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English in Decline as a First Language


English in Decline as a First Language, Study Says.

It may be time to brush up on your Mandarin.

According to one new study, the percentage of the global population that grew up speaking English as its first language is declining. In addition, an increasing number of people now speak more than one language.

In the future, English is likely to be one of those languages, but the Mandarin form of Chinese will probably be the next must-learn language, especially in Asia.

"The status of English as a global language may peak soon," said David Graddol, managing director of the English Company in Milton Keynes, England, and the author of a new study on the future of language.

However, a separate study suggests that English's dominance in the scientific arena will continue to expand. While this trend has encouraged international collaboration, researchers warn it could also divide the scientific world into haves and have-nots, determining who can, for example, publish in international journals.


No World Language

Graddol argues that the world's language system is at a crossroads, and a new linguistic order is about to emerge. The transformation is partly due to demographics. The world's population rose rapidly during the 20th century, but the major increase took place in less developed countries.

Long gone is the idea, first suggested in the 19th century, that the entire world will one day speak English as a "world language." In fact, the relative decline of English is continuing. In the mid-20th century, nearly 9 percent of the world's population grew up speaking English as their first language. In 2050, the number is expected to be 5 percent.

"Population growth amongst speakers of languages other than English has been greater," Graddol said. But he adds that English is declining less rapidly than some other languages, like Italian.

Today, Mandarin Chinese is well established as the world's largest language in terms of native speakers.

The next four major languages—English, Spanish, Hindi/Urdu, and Arabic—are likely to be equally ranked by 2050, with Arabic rising as English declines.

But it is the languages of the rank just below—such as Bengali, Tamil, and Malay—that are now growing the fastest.

Meanwhile, the world continues to rapidly lose older, rural languages. There are roughly 6,000 languages existing in the world today. Yet 90 percent of these may be doomed to extinction, with much of this loss happening in the coming century. One language may be lost every day, Graddol says.

"Languages spoken only in small, traditional, rural communities are being lost as the communities themselves are transformed and connected closely to the wider society," Graddol said. "Linguistic diversity is being lost at a faster rate than biodiversity."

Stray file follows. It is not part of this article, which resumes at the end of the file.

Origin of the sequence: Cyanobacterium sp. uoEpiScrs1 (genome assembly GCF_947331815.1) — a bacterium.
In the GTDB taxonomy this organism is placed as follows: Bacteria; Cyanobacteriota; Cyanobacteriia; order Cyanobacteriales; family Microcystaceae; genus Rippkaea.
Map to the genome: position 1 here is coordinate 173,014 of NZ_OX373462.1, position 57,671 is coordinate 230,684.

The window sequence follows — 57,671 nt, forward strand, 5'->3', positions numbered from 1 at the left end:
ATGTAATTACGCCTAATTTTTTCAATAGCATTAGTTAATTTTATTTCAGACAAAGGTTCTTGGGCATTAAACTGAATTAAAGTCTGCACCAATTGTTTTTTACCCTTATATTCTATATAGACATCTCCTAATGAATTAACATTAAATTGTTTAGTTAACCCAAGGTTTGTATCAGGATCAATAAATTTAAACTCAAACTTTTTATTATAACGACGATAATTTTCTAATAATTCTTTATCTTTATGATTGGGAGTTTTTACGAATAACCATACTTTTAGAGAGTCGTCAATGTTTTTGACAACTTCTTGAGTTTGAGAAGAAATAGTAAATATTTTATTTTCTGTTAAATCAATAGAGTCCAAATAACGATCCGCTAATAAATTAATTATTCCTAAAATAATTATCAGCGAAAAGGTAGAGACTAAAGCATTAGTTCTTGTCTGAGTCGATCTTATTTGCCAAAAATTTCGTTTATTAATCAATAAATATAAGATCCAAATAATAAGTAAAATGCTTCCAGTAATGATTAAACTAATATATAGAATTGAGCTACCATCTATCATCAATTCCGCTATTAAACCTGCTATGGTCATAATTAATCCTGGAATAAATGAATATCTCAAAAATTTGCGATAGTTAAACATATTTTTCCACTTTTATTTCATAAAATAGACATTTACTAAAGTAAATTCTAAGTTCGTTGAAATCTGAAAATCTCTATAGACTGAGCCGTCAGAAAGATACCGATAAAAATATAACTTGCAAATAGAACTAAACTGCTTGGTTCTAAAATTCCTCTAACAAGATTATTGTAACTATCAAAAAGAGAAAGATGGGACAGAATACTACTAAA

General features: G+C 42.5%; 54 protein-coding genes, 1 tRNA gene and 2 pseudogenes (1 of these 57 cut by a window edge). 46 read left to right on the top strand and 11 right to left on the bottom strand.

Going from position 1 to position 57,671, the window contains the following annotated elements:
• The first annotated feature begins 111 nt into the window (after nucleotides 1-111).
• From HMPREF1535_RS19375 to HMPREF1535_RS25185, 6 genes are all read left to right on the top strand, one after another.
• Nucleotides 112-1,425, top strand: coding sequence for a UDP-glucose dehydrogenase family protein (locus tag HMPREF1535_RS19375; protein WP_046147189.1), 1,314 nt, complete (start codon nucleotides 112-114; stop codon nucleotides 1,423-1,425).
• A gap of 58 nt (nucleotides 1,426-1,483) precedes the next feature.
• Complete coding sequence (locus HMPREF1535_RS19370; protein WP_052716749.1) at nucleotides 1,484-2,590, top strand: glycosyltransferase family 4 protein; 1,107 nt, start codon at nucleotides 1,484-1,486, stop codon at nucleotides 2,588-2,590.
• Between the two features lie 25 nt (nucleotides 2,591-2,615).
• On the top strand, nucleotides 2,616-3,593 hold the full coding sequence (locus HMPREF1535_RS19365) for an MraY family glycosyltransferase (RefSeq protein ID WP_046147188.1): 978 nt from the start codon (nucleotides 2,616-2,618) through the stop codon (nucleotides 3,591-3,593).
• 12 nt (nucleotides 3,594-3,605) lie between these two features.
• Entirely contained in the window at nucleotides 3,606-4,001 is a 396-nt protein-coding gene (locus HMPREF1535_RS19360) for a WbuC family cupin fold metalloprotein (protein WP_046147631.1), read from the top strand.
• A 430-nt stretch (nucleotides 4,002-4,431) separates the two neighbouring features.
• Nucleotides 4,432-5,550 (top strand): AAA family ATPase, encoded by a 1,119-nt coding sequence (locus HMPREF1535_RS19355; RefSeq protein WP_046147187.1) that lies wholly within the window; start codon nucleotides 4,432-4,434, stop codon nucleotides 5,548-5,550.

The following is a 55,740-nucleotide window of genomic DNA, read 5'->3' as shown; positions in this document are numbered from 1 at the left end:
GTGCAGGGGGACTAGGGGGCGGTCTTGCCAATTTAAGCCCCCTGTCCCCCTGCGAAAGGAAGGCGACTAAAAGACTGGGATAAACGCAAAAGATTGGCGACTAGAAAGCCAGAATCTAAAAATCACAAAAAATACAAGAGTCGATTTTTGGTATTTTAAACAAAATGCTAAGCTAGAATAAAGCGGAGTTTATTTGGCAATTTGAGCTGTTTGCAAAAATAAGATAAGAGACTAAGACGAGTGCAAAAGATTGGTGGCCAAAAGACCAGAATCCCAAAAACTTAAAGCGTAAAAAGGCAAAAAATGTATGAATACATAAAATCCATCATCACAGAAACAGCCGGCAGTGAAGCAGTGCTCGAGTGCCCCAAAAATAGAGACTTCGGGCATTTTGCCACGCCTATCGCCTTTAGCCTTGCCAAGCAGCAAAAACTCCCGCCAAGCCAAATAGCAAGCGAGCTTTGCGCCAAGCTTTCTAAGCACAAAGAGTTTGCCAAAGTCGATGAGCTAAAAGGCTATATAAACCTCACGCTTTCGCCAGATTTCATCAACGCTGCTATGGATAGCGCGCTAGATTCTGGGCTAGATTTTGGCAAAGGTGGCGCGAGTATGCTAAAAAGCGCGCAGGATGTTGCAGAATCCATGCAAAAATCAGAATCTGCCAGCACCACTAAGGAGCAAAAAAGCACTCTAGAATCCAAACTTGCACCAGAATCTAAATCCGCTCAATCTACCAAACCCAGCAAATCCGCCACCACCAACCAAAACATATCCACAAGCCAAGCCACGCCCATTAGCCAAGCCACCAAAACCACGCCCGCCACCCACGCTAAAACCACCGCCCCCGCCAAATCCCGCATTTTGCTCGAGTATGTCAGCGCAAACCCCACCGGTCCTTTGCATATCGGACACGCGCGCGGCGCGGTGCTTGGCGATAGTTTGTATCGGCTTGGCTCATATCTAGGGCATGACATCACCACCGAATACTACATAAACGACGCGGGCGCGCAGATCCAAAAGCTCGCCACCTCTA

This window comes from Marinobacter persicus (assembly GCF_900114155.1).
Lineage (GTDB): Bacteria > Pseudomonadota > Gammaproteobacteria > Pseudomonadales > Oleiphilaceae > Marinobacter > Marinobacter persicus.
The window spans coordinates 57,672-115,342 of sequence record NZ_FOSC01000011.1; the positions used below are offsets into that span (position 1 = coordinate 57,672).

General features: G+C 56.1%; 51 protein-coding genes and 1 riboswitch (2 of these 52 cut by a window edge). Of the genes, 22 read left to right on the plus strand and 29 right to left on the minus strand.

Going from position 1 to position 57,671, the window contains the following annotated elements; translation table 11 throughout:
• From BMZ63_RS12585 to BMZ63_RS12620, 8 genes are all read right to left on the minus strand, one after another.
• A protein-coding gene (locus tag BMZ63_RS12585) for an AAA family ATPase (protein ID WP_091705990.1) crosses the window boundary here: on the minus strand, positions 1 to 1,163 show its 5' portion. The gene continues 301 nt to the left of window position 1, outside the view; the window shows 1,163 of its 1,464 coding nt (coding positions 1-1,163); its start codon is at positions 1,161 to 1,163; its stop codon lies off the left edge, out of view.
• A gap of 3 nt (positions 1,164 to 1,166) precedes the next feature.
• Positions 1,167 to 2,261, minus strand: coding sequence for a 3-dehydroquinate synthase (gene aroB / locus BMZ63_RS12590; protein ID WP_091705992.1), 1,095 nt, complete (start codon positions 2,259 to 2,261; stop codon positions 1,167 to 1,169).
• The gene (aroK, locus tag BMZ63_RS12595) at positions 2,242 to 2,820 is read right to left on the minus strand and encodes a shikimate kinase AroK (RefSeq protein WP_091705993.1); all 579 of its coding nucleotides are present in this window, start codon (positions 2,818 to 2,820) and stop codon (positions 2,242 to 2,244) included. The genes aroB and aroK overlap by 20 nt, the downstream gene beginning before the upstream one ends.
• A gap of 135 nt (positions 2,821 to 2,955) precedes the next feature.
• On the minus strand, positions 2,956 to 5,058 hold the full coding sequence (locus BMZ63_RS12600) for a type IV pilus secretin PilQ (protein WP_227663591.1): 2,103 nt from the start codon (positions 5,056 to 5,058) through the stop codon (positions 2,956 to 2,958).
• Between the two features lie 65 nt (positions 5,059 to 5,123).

Science's Lingua Franca

While many rural languages are going extinct, new urban hybrid languages may help to maintain global diversity. Hundreds of new forms of English have already been spawned around the world.

Some traditional languages are losing their practical use as much communication—economic, cultural, and political—becomes international. "Swedish, like many European languages, is now more a local language of solidarity than one for science, university education, or European communication," Graddol writes.

In an accompanying article, Scott Montgomery—a Seattle-based geologist and author of The Chicago Guide to Communicating Science,—shows that English has established itself as the preferred world language for science.

"Because of its scale and dynamism, science has become the most active and dynamic creator of new language in the world today. And most of this creation is occurring in English, the lingua franca of scientific effort," Montgomery said.

Montgomery believes the future will almost certainly see a continued expansion of English use in science, especially in international settings, though not to the final exclusion of other tongues.

Already, more than 90 percent of journal literature in some scientific fields is printed in English.

"More and more scientists who are non-native speakers of English will need to become multilingual," Montgomery said. "[This constitutes] an educational burden in some sense, but one that has much historical precedent in the cases of ancient Greek, medieval Latin, and medieval Arabic."


Next Must-Learn Language

Graddol, meanwhile, predicts that English will play a crucial role in shaping the new linguistic order. But, he says, its major impact will be in creating new generations of bilingual and multilingual speakers around the world.

Businesses whose employees are not multilingual will find themselves at a disadvantage, Graddol says. In fact, employers in parts of Asia are already looking beyond English. In the next decade, the new must-learn language is likely to be Mandarin.

Chinese is demographically huge, but when the Chinese economy has overtaken that of the United States, no one will be able to ignore its global power," Graddol said.

"We know from the past that great languages of science can be overtaken. Latin was preeminent when modern science began in the 17th century."
ВIn the future, the study predicts, most people will speak more than one language and will switch between languages for routine tasks. Monolingual English speakers may find it difficult to fully participate in a multilingual society."Native English speakers—particularly monolingual ones—have been too complacent about the status of their language and the lack of need to learn other languages," Graddol said.